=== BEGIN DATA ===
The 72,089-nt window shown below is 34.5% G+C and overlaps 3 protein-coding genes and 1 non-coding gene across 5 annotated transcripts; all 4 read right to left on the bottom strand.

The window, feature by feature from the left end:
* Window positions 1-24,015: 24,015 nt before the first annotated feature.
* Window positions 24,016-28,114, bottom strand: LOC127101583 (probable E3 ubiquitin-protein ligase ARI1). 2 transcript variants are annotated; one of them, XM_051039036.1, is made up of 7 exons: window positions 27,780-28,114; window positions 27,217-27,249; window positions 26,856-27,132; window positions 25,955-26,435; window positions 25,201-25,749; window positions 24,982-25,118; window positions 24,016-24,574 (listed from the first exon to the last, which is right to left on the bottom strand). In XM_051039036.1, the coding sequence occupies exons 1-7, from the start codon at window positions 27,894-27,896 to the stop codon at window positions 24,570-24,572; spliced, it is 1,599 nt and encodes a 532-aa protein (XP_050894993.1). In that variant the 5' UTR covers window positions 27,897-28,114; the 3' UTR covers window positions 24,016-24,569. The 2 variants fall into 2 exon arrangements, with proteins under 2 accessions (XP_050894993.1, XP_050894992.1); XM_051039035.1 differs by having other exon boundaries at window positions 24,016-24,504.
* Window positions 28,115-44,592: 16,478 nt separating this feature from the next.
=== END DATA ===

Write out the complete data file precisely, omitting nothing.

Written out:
The 72,089-nt window shown below is 34.5% G+C and overlaps 3 protein-coding genes and 1 non-coding gene across 5 annotated transcripts; all 4 read right to left on the bottom strand.

The window, feature by feature from the left end:
* Window positions 1-24,015: 24,015 nt before the first annotated feature.
* Window positions 24,016-28,114, bottom strand: LOC127101583 (probable E3 ubiquitin-protein ligase ARI1). 2 transcript variants are annotated; one of them, XM_051039036.1, is made up of 7 exons: window positions 27,780-28,114; window positions 27,217-27,249; window positions 26,856-27,132; window positions 25,955-26,435; window positions 25,201-25,749; window positions 24,982-25,118; window positions 24,016-24,574 (listed from the first exon to the last, which is right to left on the bottom strand). In XM_051039036.1, the coding sequence occupies exons 1-7, from the start codon at window positions 27,894-27,896 to the stop codon at window positions 24,570-24,572; spliced, it is 1,599 nt and encodes a 532-aa protein (XP_050894993.1). In that variant the 5' UTR covers window positions 27,897-28,114; the 3' UTR covers window positions 24,016-24,569. The 2 variants fall into 2 exon arrangements, with proteins under 2 accessions (XP_050894993.1, XP_050894992.1); XM_051039035.1 differs by having other exon boundaries at window positions 24,016-24,504.
* Window positions 28,115-44,592: 16,478 nt separating this feature from the next.